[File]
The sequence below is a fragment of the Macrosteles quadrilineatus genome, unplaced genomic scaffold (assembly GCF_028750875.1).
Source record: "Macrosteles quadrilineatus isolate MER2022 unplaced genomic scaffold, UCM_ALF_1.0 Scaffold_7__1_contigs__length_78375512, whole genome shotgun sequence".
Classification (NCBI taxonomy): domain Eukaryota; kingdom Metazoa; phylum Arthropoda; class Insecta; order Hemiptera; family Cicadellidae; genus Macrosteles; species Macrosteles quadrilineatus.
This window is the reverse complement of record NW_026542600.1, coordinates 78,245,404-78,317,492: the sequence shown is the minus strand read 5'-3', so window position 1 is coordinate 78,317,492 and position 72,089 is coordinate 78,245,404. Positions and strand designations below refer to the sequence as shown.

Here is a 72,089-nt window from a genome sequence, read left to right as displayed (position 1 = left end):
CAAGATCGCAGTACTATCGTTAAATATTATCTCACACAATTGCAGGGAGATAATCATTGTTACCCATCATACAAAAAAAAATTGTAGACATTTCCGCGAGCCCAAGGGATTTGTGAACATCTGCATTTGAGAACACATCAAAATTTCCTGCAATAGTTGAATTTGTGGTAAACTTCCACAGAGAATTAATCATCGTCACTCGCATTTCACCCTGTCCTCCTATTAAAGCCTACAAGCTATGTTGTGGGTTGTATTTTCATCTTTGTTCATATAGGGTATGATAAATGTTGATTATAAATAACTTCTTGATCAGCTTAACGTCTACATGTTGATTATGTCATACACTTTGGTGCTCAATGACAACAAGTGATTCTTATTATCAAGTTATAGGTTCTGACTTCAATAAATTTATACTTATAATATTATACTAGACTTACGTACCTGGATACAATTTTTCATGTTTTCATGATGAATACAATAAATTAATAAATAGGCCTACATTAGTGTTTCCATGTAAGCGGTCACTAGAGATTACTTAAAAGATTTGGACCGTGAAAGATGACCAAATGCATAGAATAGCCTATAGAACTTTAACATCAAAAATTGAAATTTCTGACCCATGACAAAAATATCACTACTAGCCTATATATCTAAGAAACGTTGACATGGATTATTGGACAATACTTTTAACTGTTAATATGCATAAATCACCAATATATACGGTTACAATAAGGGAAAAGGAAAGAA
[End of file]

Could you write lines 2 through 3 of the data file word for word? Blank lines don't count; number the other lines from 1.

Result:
Source record: "Macrosteles quadrilineatus isolate MER2022 unplaced genomic scaffold, UCM_ALF_1.0 Scaffold_7__1_contigs__length_78375512, whole genome shotgun sequence".
Classification (NCBI taxonomy): domain Eukaryota; kingdom Metazoa; phylum Arthropoda; class Insecta; order Hemiptera; family Cicadellidae; genus Macrosteles; species Macrosteles quadrilineatus.